Shining the light on ‘silent’ women’s health conditions

By Hudson Institute communications

Women’s health and endometriosis experts from across Australia and the world are gathering in Melbourne in October to share cutting-edge research and bring a ‘silent’ women’s health condition to the fore.

Women’s health and endometriosis experts from across Australia and the world are gathering in Melbourne in October to share cutting-edge research and bring a ‘silent’ women’s health condition to the fore.

Hudson Institute of Medical Research and its women’s and baby health hub, The Ritchie Centre, are hosting a free public forum ‘Endometriosis – Moving towards a pain-free future’ at the Melbourne Museum Theatre on Thursday, October 5.

The public forum complements a scientific colloquium (5-6 October), where scientists and experts will present the latest advances, trends and discoveries in endometriosis and women’s health research.

Professor Caroline Gargett, Head of the Endometrial Stem Cells Group at Hudson Institute/ The Ritchie Centre, says focus of the public forum is on sharing knowledge and expertise – particularly around endometriosis.

“Endometriosis is a ‘silent’ condition that can affect up to 1 in 10 women. The symptoms, including severe pelvic pain, can be debilitating and may affect all aspects of a woman’s life, from her physical and mental health to study and professional life, family and personal relationships,” Prof Gargett says.

The scientific program will feature a number of promising discoveries in endometriosis research, from advances in diagnostic imaging techniques, to characterisation of endometrial stem cells.

“Women with endometriosis are pushing for better outcomes for their condition. The forum and colloquium will help to inform more effective, non-invasive treatment, management and diagnosis of endometriosis through research and scientific discovery.”

Public forum

The public forum titled ‘Endometriosis – moving towards a pain-free future’ will bring together a panel of scientists, gynaecologists, women’s health advocates, a psychologist and women with experience of endometriosis. The event will be moderated by Dr Bernie Hobbs (ABC Science).

“Many myths still exist around endometriosis, such as ‘pregnancy is a cure for endometriosis’ or ‘teenagers can’t get endometriosis’,” Prof Gargett says.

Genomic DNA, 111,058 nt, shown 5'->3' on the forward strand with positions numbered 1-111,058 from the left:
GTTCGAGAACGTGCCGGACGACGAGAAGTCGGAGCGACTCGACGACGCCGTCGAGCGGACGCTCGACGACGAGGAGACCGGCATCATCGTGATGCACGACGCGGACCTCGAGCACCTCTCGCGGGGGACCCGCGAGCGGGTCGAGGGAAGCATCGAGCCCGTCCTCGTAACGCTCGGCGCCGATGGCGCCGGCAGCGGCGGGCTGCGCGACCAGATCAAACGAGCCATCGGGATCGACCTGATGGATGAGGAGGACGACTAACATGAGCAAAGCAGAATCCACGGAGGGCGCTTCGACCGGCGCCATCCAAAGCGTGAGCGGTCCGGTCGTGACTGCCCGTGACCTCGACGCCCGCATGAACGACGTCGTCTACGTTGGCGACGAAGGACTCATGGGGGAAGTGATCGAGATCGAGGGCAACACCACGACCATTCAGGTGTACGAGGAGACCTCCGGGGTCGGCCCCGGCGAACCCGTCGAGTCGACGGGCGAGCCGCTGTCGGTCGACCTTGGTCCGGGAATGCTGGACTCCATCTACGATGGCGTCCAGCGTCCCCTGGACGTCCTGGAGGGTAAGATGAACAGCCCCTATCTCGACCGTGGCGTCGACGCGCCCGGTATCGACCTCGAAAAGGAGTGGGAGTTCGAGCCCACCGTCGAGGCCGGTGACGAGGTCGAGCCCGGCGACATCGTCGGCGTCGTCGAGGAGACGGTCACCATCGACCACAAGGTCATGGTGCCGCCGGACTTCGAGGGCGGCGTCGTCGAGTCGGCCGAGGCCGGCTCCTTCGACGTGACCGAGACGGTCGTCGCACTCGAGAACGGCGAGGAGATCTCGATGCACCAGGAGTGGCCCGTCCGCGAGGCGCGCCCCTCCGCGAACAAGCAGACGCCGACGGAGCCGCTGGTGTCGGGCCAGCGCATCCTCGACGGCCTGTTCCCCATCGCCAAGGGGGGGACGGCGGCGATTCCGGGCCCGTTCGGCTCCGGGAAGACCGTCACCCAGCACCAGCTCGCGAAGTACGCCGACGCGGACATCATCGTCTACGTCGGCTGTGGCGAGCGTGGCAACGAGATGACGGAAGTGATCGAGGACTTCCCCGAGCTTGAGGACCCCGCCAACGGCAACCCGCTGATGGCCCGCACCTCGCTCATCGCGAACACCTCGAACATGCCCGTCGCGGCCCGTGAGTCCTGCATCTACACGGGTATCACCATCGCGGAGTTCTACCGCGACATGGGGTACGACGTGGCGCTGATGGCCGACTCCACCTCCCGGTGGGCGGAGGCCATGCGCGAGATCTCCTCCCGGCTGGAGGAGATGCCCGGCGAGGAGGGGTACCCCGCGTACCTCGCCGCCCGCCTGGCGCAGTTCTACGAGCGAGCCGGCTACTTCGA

“The Forum is an opportunity for women and teenagers with endometriosis, their partners and family members, to learn about the latest evidence-based scientific research, to ask questions, and also, to help experts understand the women’s own experiences.”

Scientific colloquium

The 2017 Ritchie Centre Colloquium, titled ‘New directions in endometriosis and women’s health research’, will showcase women’s health research, from endometriosis to pelvic organ prolapse, ovarian cancer, infertility, pregnancy and pre-eclampsia, at the Monash Health Translation Precinct in Clayton.

Day one will focus on endometriosis research from Australian and international scientists, while the second day will see presentations on a range of women’s health research areas.

Scientific program highlights:

  • Professor Andrew Horne (The University of Edinburgh) will present the plenary lecture on Lessons learnt from cancer to improve management of endometriosis
  • Associate Professor Caroline Gargett will examine whether a small ‘period’ experienced by some newborn baby girls could help predict endometriosis (Hudson Institute – The Ritchie Centre)
  • Dr Sofie Piessens will present on Advances in ultrasound diagnosis of endometriosis.
  • Associate Professor Louise Hull (Robinson Research Institute, University of Adelaide) will present on the Role of micro RNAs in endometriosis

“Hudson Institute is a world leader in endometriosis and women’s health research. Together with our women’s and baby health hub The Ritchie Centre, we are delighted to share expertise, bring the latest scientific breakthroughs to women, and to help broaden the public’s understanding of these conditions,” Hudson Institute Director and CEO, Professor Elizabeth Hartland, says.

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